HMAS Stirling to house new new Hunter class training and capability centre as part of a $670m defence investment

Stuart HortonSound Telegraph
HMAS Sirius ported at HMAS Stirling, which will form part of a new training centre for Hunter class frigates.
Camera IconHMAS Sirius ported at HMAS Stirling, which will form part of a new training centre for Hunter class frigates. Credit: Royal Australian Navy

Rockingham will be one of two homes to a new Hunter class training and capability centre as part of a $670 million investment to support Australia’s new frigates.

‘Ship Zero’ will be located at HMAS Stirling and Henderson and will transfer more of the training that has traditionally been done at sea to land.

The new Hunter class frigates will provide Australia with an advanced anti-submarine warship, larger and operating more complex systems than the existing ANZAC class frigates, and will require new and upgraded facilities at HMAS Stirling.

As part of this $670 million investment, the Federal Government will extend the existing wharfs, construct maintenance and equipment storage buildings, construct new support facilities, including medical facilities and accommodation, and construct a new Navy Training Systems Centre.

HMAS Stirling will include a headquarters, through-life test centre, ship and capability specific training school, and potentially a land based test site for platform systems.

The upgrades to HMAS Stirling are in addition to $300 million upgrades associated with the selection of Stirling as ‘Ship Zero’ for the Offshore Patrol Vessels, the $150 million upgrades to support the new Maritime Operational Support Capability vessels and the $367 million redevelopment of HMAS Stirling infrastructure.

The announcement followed speculation Austal could win a role as the lead contractor in a massive Government shipbuilding project, but South Australia’s ASC Shipbuilding was selected instead.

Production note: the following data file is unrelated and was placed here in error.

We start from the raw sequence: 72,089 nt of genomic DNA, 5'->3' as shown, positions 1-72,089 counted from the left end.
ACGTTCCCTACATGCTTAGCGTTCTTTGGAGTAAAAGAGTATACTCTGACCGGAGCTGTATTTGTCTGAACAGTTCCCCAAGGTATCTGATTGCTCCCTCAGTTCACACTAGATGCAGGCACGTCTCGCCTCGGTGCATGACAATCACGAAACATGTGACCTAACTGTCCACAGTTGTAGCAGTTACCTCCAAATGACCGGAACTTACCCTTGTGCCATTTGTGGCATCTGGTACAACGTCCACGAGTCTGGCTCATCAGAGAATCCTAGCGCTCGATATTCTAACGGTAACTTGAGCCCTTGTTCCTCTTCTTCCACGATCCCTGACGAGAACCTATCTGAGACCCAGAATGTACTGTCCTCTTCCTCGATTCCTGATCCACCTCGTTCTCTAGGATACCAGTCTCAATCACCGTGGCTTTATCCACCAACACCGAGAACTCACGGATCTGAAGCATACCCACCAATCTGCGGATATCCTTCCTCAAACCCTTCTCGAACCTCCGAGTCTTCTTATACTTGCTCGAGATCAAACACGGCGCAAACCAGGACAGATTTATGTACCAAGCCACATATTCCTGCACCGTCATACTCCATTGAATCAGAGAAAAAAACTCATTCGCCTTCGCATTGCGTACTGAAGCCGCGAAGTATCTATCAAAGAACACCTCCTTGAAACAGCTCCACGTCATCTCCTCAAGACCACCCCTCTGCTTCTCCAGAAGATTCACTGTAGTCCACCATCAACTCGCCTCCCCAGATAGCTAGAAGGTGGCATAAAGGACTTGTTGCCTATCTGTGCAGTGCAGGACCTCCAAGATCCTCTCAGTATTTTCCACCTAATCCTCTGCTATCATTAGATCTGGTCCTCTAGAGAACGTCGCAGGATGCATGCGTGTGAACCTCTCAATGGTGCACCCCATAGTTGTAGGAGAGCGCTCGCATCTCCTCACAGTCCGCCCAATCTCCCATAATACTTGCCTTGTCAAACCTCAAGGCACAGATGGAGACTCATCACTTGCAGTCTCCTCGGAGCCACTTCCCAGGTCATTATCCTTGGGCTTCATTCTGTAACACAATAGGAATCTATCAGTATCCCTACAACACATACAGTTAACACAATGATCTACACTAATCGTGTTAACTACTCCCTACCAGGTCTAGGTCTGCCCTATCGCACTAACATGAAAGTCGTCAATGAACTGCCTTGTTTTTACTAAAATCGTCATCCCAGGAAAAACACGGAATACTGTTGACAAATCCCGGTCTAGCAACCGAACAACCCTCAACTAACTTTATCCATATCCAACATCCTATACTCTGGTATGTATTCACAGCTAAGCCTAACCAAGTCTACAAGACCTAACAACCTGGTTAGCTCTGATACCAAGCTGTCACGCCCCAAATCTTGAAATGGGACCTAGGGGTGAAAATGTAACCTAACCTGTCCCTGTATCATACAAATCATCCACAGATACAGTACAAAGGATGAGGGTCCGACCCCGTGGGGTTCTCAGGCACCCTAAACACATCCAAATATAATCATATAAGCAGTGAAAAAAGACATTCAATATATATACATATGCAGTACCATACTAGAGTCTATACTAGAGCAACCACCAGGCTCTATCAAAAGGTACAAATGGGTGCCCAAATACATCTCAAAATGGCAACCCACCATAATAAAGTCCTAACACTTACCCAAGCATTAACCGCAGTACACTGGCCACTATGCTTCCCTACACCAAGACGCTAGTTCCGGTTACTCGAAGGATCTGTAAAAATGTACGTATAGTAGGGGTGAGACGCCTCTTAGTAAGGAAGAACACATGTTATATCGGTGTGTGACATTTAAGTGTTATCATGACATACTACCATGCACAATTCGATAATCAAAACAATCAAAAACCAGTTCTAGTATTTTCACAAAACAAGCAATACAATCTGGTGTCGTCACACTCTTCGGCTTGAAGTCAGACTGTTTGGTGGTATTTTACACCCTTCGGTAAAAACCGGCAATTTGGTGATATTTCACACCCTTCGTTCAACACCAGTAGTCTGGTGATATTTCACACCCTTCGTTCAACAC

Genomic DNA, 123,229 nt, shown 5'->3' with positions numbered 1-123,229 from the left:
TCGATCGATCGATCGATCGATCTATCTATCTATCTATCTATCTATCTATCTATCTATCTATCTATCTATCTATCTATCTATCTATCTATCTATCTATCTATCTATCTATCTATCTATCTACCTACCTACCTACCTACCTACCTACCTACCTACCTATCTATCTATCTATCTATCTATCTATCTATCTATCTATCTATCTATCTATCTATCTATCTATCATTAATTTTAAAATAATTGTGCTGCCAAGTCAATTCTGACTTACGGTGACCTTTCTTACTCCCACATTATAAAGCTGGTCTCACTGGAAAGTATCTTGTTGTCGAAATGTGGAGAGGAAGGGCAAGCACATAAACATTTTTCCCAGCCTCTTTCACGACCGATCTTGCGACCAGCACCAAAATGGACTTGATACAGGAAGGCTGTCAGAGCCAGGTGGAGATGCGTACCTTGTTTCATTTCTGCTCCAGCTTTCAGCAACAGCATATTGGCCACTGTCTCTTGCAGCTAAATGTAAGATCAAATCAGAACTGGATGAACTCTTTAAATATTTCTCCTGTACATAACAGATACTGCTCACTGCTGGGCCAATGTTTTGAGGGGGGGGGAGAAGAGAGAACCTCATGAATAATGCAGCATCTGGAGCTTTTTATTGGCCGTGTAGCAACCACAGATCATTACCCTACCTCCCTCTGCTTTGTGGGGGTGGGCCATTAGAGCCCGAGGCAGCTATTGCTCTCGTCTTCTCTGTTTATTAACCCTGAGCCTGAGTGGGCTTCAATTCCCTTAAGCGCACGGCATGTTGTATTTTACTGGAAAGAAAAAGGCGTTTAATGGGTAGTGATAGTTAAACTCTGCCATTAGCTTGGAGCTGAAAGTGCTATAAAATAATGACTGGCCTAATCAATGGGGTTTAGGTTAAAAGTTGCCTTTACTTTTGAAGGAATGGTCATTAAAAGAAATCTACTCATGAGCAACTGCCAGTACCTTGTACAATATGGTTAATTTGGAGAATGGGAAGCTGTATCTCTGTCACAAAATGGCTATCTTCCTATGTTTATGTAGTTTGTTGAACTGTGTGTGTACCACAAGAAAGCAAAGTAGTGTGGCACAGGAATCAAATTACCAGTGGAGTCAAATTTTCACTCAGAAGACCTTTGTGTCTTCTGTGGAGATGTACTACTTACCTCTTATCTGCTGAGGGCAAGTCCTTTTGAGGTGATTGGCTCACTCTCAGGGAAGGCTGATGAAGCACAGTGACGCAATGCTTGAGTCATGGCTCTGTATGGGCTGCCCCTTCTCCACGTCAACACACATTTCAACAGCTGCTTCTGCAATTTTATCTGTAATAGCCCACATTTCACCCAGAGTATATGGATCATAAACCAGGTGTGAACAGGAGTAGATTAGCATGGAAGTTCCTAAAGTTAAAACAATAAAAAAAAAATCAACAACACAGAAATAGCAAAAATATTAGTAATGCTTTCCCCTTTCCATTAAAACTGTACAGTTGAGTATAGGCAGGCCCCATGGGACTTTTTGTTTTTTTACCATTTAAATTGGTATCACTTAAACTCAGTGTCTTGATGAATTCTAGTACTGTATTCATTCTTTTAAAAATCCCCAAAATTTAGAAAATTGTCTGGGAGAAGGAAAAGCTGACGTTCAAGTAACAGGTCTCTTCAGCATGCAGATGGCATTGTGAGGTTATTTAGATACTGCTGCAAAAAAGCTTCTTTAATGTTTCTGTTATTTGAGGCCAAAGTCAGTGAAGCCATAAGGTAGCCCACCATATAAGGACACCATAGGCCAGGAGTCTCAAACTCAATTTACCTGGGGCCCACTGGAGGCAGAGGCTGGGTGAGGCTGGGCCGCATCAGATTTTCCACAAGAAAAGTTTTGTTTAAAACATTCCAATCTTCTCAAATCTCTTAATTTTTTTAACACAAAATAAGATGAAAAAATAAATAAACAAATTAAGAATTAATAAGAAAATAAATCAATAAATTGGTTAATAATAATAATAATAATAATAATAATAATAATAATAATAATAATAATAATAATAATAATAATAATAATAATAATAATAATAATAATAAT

State Treasurer Ben Wyatt said the Federal Government’s decision to award the shipbuilding project to a South Australian company highlighted its defence spending seemed ‘to be driven by political priorities in South Australia’.

“Obviously Austal is the company that comes to mind, its not just Austal (that has missed out), it’s a whole suite of other businesses, other services that are attached to providing those things to Austal and other companies that we miss out on,” he said.

“It has significant onflows not just to Austal or those awarded primary contract, but many others that provide services to those organisations.

“We always welcome some spend (in WA) but I think the huge difference - tens of billions (of dollars) for South Australia and hundreds of millions for WA - highlights the political priority of Mr Turnbull and the Federal Liberal seats in SA.”

Mr Wyatt said West Australians had “every right to feel cranky” and it was another case where West Australians “won’t be surprised again to see other states prioritised over WA”.

However, a joint statement from Federal Defence Minister Marise Payne and Minister for Defence Industry Christopher Pyne said basing the Hunter class training facilities in the State was “another demonstration of (the Government’s) commitment to Australia’s long-term security, and commitment to support the local skills and trades in WA”.

Parliamentary consideration of this project is expected early next year, with construction to begin in 2019.

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